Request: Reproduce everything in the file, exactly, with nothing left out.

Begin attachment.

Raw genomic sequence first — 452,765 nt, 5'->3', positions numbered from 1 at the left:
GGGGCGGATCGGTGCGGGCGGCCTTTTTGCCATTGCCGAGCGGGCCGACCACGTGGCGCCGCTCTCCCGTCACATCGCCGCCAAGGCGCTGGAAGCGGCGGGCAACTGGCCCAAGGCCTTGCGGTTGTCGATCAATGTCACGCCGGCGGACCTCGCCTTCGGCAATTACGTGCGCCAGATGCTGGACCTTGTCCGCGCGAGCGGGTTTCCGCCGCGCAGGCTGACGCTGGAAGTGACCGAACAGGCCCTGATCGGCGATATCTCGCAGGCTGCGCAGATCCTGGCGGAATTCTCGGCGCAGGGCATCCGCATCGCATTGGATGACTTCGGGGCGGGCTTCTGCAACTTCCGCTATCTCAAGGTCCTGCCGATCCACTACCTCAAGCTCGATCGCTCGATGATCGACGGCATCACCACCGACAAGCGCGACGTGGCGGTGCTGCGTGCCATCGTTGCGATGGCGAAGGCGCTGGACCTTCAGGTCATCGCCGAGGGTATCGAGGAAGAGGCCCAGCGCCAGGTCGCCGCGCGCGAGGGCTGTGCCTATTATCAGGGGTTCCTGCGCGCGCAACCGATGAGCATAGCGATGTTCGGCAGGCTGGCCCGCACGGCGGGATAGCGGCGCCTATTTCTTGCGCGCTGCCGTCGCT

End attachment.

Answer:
Raw genomic sequence first — 452,765 nt, 5'->3', positions numbered from 1 at the left:
GGGGCGGATCGGTGCGGGCGGCCTTTTTGCCATTGCCGAGCGGGCCGACCACGTGGCGCCGCTCTCCCGTCACATCGCCGCCAAGGCGCTGGAAGCGGCGGGCAACTGGCCCAAGGCCTTGCGGTTGTCGATCAATGTCACGCCGGCGGACCTCGCCTTCGGCAATTACGTGCGCCAGATGCTGGACCTTGTCCGCGCGAGCGGGTTTCCGCCGCGCAGGCTGACGCTGGAAGTGACCGAACAGGCCCTGATCGGCGATATCTCGCAGGCTGCGCAGATCCTGGCGGAATTCTCGGCGCAGGGCATCCGCATCGCATTGGATGACTTCGGGGCGGGCTTCTGCAACTTCCGCTATCTCAAGGTCCTGCCGATCCACTACCTCAAGCTCGATCGCTCGATGATCGACGGCATCACCACCGACAAGCGCGACGTGGCGGTGCTGCGTGCCATCGTTGCGATGGCGAAGGCGCTGGACCTTCAGGTCATCGCCGAGGGTATCGAGGAAGAGGCCCAGCGCCAGGTCGCCGCGCGCGAGGGCTGTGCCTATTATCAGGGGTTCCTGCGCGCGCAACCGATGAGCATAGCGATGTTCGGCAGGCTGGCCCGCACGGCGGGATAGCGGCGCCTATTTCTTGCGCGCTGCCGTCGCT